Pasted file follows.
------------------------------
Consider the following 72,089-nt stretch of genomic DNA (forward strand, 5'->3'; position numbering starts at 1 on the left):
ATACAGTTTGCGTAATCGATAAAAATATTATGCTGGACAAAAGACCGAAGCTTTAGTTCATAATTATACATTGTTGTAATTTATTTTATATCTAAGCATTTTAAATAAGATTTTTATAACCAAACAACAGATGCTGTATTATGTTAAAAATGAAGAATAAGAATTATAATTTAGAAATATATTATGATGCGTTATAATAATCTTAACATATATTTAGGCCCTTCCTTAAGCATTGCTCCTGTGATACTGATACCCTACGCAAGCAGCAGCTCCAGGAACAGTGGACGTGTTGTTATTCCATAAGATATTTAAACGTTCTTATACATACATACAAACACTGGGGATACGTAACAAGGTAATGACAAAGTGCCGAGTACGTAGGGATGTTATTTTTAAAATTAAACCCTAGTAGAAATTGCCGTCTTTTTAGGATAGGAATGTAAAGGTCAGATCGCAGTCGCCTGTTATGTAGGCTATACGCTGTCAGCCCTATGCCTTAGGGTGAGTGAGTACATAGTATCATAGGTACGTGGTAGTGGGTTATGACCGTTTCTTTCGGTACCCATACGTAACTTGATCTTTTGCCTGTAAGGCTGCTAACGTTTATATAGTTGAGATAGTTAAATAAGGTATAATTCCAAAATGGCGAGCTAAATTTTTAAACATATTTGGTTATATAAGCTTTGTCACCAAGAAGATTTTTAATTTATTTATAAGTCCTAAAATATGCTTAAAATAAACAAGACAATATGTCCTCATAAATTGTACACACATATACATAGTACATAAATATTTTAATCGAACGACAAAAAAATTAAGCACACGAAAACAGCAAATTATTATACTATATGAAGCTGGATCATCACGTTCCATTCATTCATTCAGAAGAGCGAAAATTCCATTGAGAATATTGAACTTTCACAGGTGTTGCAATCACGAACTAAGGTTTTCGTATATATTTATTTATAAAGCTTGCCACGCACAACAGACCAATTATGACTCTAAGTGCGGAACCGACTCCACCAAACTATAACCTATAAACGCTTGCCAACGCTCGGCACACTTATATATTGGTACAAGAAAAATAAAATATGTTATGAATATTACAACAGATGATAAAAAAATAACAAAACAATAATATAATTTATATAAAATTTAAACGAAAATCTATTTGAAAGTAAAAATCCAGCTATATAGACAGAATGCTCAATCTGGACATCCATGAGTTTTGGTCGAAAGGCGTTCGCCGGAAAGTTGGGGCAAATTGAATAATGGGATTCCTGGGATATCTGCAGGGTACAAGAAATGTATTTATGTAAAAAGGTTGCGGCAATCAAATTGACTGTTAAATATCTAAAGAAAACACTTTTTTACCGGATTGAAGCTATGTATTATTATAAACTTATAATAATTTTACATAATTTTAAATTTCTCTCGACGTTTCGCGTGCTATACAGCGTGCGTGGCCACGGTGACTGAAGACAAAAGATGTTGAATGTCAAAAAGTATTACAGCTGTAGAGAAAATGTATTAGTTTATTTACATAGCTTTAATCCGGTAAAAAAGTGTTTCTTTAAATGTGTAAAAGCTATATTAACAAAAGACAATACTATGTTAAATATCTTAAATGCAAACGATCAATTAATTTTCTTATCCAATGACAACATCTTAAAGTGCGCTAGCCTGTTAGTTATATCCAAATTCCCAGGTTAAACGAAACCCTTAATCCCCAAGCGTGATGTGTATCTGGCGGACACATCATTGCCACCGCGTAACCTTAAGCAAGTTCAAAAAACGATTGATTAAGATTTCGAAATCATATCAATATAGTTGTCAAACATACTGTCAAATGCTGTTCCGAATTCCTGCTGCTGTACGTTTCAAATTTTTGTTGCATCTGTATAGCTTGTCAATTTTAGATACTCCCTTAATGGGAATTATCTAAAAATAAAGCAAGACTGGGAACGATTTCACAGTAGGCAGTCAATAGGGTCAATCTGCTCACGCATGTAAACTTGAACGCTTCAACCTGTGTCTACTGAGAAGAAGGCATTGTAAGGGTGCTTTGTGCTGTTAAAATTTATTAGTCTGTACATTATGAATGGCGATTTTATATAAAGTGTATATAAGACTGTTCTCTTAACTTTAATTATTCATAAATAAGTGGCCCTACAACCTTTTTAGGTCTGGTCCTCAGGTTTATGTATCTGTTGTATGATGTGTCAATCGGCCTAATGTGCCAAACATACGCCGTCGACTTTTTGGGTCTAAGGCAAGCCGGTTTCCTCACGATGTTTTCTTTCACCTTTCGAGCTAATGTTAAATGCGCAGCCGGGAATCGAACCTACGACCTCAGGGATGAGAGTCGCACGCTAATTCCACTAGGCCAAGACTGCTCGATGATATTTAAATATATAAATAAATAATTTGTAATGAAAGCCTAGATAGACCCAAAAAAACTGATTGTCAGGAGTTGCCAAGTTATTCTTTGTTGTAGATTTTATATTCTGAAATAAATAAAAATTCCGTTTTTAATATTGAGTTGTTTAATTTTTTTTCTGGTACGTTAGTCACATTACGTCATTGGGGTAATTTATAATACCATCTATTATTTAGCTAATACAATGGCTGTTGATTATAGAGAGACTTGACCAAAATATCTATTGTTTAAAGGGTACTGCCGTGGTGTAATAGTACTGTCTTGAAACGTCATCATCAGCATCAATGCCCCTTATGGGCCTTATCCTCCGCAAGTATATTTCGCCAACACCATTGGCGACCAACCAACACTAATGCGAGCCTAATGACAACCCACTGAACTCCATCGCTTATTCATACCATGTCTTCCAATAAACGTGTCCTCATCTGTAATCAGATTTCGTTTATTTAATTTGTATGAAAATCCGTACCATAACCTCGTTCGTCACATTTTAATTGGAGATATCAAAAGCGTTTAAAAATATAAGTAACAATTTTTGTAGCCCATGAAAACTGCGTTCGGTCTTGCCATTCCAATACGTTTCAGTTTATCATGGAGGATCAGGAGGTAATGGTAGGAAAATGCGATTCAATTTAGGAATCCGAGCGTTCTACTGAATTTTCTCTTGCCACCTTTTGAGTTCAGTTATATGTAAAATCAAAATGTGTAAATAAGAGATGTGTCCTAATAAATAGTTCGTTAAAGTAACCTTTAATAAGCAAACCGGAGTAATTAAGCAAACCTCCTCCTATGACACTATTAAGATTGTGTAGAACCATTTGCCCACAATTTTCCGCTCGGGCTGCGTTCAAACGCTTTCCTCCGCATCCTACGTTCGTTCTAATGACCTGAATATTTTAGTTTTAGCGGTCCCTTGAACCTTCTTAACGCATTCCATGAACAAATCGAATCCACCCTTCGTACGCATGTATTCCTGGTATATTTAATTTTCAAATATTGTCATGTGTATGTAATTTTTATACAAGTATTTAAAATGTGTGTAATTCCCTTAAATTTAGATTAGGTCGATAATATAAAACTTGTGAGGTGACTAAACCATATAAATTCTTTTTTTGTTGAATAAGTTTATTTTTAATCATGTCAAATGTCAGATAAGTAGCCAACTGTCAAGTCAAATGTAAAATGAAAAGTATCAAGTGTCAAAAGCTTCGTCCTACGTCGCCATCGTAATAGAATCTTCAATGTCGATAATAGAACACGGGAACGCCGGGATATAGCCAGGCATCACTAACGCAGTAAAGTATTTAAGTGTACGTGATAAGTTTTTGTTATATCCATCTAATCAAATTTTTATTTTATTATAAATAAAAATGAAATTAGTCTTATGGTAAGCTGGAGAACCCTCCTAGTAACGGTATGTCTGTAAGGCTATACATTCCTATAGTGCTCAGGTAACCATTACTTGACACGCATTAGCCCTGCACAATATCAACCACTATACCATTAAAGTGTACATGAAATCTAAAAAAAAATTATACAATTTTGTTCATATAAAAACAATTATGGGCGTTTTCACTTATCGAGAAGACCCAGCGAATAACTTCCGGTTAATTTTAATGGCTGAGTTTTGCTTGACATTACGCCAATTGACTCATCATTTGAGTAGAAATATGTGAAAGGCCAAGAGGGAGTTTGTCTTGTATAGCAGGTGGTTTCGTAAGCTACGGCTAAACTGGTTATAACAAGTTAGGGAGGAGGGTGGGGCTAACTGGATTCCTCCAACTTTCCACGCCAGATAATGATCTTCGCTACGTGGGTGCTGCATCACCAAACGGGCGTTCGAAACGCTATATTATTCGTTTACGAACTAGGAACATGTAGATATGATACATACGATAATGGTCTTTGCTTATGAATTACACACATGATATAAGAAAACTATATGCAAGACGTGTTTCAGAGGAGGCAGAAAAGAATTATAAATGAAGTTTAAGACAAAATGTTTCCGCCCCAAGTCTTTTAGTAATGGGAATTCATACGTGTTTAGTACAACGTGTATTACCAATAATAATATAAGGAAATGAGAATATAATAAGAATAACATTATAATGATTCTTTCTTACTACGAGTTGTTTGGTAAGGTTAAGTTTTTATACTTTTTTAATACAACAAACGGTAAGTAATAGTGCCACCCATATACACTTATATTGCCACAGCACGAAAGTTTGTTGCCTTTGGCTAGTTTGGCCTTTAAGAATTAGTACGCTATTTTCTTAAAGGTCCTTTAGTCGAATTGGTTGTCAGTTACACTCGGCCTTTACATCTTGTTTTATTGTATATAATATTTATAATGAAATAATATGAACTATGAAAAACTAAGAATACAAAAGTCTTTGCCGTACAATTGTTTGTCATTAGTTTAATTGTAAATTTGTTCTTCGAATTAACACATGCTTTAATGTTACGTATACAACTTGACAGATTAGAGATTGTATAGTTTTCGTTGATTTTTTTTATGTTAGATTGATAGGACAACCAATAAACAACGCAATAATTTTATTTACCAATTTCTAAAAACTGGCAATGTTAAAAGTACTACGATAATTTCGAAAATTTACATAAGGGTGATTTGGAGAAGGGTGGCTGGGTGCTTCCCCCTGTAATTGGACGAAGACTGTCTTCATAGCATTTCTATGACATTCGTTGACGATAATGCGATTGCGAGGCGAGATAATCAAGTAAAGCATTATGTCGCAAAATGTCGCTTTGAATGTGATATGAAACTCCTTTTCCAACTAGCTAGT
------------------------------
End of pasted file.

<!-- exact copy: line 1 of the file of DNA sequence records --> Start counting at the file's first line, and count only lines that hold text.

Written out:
Consider the following 72,089-nt stretch of genomic DNA (forward strand, 5'->3'; position numbering starts at 1 on the left):